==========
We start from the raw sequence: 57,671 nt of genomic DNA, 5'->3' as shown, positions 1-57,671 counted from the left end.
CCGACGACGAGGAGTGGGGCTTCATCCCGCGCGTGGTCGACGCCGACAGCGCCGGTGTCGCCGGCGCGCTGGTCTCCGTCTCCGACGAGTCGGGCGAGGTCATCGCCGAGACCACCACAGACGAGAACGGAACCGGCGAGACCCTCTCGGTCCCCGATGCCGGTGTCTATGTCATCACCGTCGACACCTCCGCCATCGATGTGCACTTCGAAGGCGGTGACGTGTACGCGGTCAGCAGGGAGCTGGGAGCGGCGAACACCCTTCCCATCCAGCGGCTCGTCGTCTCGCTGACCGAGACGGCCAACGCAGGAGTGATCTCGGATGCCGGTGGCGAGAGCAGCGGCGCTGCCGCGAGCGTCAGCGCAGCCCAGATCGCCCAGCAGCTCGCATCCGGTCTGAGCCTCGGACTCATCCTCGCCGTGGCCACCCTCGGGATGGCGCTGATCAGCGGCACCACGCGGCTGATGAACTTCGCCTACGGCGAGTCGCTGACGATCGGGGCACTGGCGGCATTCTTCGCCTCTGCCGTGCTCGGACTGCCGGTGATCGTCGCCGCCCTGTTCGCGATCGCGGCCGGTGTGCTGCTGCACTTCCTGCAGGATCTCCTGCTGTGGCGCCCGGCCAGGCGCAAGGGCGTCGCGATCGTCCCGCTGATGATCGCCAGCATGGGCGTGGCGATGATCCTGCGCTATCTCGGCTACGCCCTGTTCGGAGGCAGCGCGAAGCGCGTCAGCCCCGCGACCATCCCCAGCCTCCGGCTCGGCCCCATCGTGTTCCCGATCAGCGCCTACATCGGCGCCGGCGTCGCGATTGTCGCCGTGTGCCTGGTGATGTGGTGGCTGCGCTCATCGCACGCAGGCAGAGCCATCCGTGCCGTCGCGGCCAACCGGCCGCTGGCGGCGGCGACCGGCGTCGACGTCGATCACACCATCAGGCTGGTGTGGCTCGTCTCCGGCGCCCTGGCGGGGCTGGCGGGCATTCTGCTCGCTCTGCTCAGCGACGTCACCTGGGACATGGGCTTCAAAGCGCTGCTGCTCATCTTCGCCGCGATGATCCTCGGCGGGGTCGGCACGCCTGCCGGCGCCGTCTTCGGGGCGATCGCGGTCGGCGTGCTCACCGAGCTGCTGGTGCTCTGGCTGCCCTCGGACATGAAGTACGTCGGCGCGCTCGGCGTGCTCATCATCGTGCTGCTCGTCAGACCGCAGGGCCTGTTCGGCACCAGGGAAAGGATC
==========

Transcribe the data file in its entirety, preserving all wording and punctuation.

We start from the raw sequence: 57,671 nt of genomic DNA, 5'->3' as shown, positions 1-57,671 counted from the left end.
CCGACGACGAGGAGTGGGGCTTCATCCCGCGCGTGGTCGACGCCGACAGCGCCGGTGTCGCCGGCGCGCTGGTCTCCGTCTCCGACGAGTCGGGCGAGGTCATCGCCGAGACCACCACAGACGAGAACGGAACCGGCGAGACCCTCTCGGTCCCCGATGCCGGTGTCTATGTCATCACCGTCGACACCTCCGCCATCGATGTGCACTTCGAAGGCGGTGACGTGTACGCGGTCAGCAGGGAGCTGGGAGCGGCGAACACCCTTCCCATCCAGCGGCTCGTCGTCTCGCTGACCGAGACGGCCAACGCAGGAGTGATCTCGGATGCCGGTGGCGAGAGCAGCGGCGCTGCCGCGAGCGTCAGCGCAGCCCAGATCGCCCAGCAGCTCGCATCCGGTCTGAGCCTCGGACTCATCCTCGCCGTGGCCACCCTCGGGATGGCGCTGATCAGCGGCACCACGCGGCTGATGAACTTCGCCTACGGCGAGTCGCTGACGATCGGGGCACTGGCGGCATTCTTCGCCTCTGCCGTGCTCGGACTGCCGGTGATCGTCGCCGCCCTGTTCGCGATCGCGGCCGGTGTGCTGCTGCACTTCCTGCAGGATCTCCTGCTGTGGCGCCCGGCCAGGCGCAAGGGCGTCGCGATCGTCCCGCTGATGATCGCCAGCATGGGCGTGGCGATGATCCTGCGCTATCTCGGCTACGCCCTGTTCGGAGGCAGCGCGAAGCGCGTCAGCCCCGCGACCATCCCCAGCCTCCGGCTCGGCCCCATCGTGTTCCCGATCAGCGCCTACATCGGCGCCGGCGTCGCGATTGTCGCCGTGTGCCTGGTGATGTGGTGGCTGCGCTCATCGCACGCAGGCAGAGCCATCCGTGCCGTCGCGGCCAACCGGCCGCTGGCGGCGGCGACCGGCGTCGACGTCGATCACACCATCAGGCTGGTGTGGCTCGTCTCCGGCGCCCTGGCGGGGCTGGCGGGCATTCTGCTCGCTCTGCTCAGCGACGTCACCTGGGACATGGGCTTCAAAGCGCTGCTGCTCATCTTCGCCGCGATGATCCTCGGCGGGGTCGGCACGCCTGCCGGCGCCGTCTTCGGGGCGATCGCGGTCGGCGTGCTCACCGAGCTGCTGGTGCTCTGGCTGCCCTCGGACATGAAGTACGTCGGCGCGCTCGGCGTGCTCATCATCGTGCTGCTCGTCAGACCGCAGGGCCTGTTCGGCACCAGGGAAAGGATC